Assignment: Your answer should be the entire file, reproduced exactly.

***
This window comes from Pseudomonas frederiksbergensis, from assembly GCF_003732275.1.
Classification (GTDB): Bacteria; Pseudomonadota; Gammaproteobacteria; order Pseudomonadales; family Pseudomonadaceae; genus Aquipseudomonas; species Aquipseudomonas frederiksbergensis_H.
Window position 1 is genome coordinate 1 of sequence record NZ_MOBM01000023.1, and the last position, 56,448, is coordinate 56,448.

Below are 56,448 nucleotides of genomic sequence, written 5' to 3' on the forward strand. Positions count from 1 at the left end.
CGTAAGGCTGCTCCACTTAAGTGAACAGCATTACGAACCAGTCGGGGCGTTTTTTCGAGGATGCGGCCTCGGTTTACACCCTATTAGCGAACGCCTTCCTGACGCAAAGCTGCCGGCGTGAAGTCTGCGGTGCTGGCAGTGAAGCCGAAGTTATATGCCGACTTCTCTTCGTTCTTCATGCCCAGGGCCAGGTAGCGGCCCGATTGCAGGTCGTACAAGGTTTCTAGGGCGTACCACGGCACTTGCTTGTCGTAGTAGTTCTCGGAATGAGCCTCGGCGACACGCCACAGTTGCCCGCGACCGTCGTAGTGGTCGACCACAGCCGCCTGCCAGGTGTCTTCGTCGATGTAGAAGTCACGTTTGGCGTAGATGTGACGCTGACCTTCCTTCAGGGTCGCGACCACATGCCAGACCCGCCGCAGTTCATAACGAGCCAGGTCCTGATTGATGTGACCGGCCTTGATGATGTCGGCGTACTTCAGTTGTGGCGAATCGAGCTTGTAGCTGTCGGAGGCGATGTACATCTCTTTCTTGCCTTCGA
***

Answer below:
This window comes from Pseudomonas frederiksbergensis, from assembly GCF_003732275.1.
Classification (GTDB): Bacteria; Pseudomonadota; Gammaproteobacteria; order Pseudomonadales; family Pseudomonadaceae; genus Aquipseudomonas; species Aquipseudomonas frederiksbergensis_H.
Window position 1 is genome coordinate 1 of sequence record NZ_MOBM01000023.1, and the last position, 56,448, is coordinate 56,448.

Below are 56,448 nucleotides of genomic sequence, written 5' to 3' on the forward strand. Positions count from 1 at the left end.
CGTAAGGCTGCTCCACTTAAGTGAACAGCATTACGAACCAGTCGGGGCGTTTTTTCGAGGATGCGGCCTCGGTTTACACCCTATTAGCGAACGCCTTCCTGACGCAAAGCTGCCGGCGTGAAGTCTGCGGTGCTGGCAGTGAAGCCGAAGTTATATGCCGACTTCTCTTCGTTCTTCATGCCCAGGGCCAGGTAGCGGCCCGATTGCAGGTCGTACAAGGTTTCTAGGGCGTACCACGGCACTTGCTTGTCGTAGTAGTTCTCGGAATGAGCCTCGGCGACACGCCACAGTTGCCCGCGACCGTCGTAGTGGTCGACCACAGCCGCCTGCCAGGTGTCTTCGTCGATGTAGAAGTCACGTTTGGCGTAGATGTGACGCTGACCTTCCTTCAGGGTCGCGACCACATGCCAGACCCGCCGCAGTTCATAACGAGCCAGGTCCTGATTGATGTGACCGGCCTTGATGATGTCGGCGTACTTCAGTTGTGGCGAATCGAGCTTGTAGCTGTCGGAGGCGATGTACATCTCTTTCTTGCCTTCGA